MT: Yeah, I'm really proud of the 10-year achievement because everyone in the Australasian team has actually worked on this product at some point over the last decade. Of course we can't tell everyone too much otherwise we'll be revealing our secret herbs and spices. However, in saying that what we do is relatively simple. So we run a concentrated portfolio, and we invest in small companies that we feel are undervalued, relative to their future growth prospects. And if you do that well and consistently for a long period of time, with a long term investment horizon, then you'll outperform. And that's what we've done.
SDC: Good work. Turning to you now Mark Devcich. So October's traditionally another busy month for reporting. Are there some particular companies that you're really looking forward to results for?
Mark Devcich: Yeah, that's right, Sam. So, in October we get quite a few companies releasing quarterly updates, and also AGMs start in October and follow into November as well. So a few companies that we're looking forward to, we've got Aussie Broadband, that's an ultra fast broadband provider in Australia. They're going to give an update on their quarterly connections and revenue, which we expect to be strong because we've already seen the data for July and August, released by the company. And perhaps more importantly they’ve raised $120 million recently for acquisition so they haven't made an acquisition yet, so we're looking for any progress on what they're likely to acquire which would be potentially very accretive.
Another few companies, Tyro, this is a payments business, they do point of sale terminals. It’s a company that’s actually giving weekly updates right now, every Monday morning, because of the lockdowns. These have really impacted trading in the hospitality industry which they mainly service. So we saw the most recent updates that came out this Monday, showing a big step up as New South Wales came out of lockdown, and Victoria is supposed to come out of their lockdowns later this week, so expect another increase in their trading activity as well, which bodes well for that position.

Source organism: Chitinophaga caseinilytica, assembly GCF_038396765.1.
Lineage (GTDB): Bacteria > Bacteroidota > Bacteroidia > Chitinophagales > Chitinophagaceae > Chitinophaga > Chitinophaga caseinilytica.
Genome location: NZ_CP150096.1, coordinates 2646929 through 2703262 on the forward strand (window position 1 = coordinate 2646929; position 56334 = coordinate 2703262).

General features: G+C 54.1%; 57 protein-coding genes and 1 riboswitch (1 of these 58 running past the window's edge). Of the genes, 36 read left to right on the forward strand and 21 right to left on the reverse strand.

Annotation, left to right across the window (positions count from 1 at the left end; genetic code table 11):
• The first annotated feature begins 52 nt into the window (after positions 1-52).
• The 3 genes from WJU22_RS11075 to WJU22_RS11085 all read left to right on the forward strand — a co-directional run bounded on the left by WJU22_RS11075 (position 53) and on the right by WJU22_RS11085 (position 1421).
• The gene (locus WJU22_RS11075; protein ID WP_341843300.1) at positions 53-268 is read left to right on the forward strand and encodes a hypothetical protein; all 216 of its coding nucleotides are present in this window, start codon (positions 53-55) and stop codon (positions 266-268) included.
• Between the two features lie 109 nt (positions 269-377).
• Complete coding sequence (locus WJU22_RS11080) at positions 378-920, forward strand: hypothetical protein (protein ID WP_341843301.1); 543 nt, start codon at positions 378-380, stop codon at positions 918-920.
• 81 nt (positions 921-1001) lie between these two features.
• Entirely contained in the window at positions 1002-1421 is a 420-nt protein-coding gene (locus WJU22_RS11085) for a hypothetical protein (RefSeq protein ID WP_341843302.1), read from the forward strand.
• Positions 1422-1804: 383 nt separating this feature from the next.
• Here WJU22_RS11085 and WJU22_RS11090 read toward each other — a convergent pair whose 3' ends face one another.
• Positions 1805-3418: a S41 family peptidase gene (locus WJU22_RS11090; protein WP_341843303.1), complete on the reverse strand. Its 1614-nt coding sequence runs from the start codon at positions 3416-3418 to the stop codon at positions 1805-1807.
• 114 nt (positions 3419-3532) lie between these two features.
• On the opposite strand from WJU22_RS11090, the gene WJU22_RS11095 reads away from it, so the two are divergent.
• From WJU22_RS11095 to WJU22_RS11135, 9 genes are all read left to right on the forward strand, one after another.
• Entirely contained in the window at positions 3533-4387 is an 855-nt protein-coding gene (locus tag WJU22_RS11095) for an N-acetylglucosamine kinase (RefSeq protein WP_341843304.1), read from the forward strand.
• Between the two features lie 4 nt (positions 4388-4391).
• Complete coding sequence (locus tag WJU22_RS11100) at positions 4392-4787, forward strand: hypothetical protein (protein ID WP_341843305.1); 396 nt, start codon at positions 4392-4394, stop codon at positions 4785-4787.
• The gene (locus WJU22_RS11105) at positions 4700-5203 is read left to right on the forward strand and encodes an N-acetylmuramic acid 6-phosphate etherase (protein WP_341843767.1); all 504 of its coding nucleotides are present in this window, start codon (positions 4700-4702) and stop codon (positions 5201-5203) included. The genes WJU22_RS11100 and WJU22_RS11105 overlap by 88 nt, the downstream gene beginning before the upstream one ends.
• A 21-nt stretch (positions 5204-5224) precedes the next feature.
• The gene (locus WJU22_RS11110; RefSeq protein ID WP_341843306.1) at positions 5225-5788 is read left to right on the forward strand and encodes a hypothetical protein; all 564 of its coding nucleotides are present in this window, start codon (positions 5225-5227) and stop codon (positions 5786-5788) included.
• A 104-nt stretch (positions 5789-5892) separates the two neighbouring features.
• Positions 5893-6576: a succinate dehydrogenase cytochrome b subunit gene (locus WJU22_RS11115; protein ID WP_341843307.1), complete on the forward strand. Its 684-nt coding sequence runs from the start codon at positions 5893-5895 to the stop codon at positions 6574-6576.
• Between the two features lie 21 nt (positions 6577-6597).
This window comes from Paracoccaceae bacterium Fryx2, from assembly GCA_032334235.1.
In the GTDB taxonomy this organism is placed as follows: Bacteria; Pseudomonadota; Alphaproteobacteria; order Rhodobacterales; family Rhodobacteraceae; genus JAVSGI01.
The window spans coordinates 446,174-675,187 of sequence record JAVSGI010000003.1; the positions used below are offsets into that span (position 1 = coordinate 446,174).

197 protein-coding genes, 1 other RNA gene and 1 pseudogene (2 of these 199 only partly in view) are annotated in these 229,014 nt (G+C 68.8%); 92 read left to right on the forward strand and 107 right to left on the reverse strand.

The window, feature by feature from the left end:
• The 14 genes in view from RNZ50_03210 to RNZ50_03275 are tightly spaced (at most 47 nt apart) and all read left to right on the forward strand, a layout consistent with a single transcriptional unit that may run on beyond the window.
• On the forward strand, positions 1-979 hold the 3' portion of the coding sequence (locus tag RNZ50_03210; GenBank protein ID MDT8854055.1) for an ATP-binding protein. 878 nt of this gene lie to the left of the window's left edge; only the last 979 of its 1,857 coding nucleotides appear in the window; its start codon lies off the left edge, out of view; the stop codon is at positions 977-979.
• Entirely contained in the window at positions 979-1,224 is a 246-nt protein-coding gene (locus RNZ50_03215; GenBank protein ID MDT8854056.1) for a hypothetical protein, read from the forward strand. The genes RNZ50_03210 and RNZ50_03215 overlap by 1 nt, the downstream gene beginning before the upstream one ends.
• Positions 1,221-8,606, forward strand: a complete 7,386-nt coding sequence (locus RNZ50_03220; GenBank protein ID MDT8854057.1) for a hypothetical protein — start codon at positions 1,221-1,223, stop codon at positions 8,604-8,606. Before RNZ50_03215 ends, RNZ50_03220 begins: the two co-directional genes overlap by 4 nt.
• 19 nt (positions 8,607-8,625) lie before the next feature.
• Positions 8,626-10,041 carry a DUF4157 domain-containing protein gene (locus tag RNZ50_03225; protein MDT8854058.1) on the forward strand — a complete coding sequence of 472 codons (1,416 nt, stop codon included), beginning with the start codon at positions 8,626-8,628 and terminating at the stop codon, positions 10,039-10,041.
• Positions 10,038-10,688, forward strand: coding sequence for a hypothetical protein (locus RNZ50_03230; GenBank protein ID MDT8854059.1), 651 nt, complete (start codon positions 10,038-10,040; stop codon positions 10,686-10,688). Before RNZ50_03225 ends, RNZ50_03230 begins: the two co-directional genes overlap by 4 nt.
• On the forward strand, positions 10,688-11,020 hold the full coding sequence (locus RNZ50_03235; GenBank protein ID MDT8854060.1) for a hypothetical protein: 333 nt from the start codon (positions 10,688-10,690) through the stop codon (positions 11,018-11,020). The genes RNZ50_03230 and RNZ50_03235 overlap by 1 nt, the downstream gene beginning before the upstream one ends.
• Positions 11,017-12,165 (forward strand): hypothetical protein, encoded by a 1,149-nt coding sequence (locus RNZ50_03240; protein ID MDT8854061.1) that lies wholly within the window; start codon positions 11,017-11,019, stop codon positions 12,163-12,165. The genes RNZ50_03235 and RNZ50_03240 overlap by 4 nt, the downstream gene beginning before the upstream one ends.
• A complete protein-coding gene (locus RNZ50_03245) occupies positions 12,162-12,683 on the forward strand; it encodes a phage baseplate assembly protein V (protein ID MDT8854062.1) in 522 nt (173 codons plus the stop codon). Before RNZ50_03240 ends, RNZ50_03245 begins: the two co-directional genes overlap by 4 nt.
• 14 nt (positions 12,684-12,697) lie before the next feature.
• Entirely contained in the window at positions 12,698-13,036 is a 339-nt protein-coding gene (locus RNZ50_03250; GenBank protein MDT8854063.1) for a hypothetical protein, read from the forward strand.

And then some other companies that we're seeing updates or investor days for this week, we've got Whispir that's coming out with quarterly numbers, Nearmap’s got an investor day, and Adairs which is a homewares retailer, they've also got an update coming out. So very busy time, but looking forward to seeing how the companies are performing so far and it's gonna be interesting as well because the lockdowns have really impacted trading. So we want to see how retailers in particular are trading, during the lockdowns and coming out of lockdowns.
SDC: Great thanks a lot Mark. Over to you Toby, it’s now I believe 10.15pm in London, is there a particular reason you’re dialling in from the office and not from your home?
Toby Woods: Because I've been in the office all day. We just had our investment team meeting so it's often easier just to do that from here. And we've got a nice new office so we might as well be using it.
SDC: So, Toby, you've recently initiated a position in a Swedish company called Bufab, which is probably not operating in the most glamorous industry. Can you tell us a bit about this company and why you're excited about its prospects?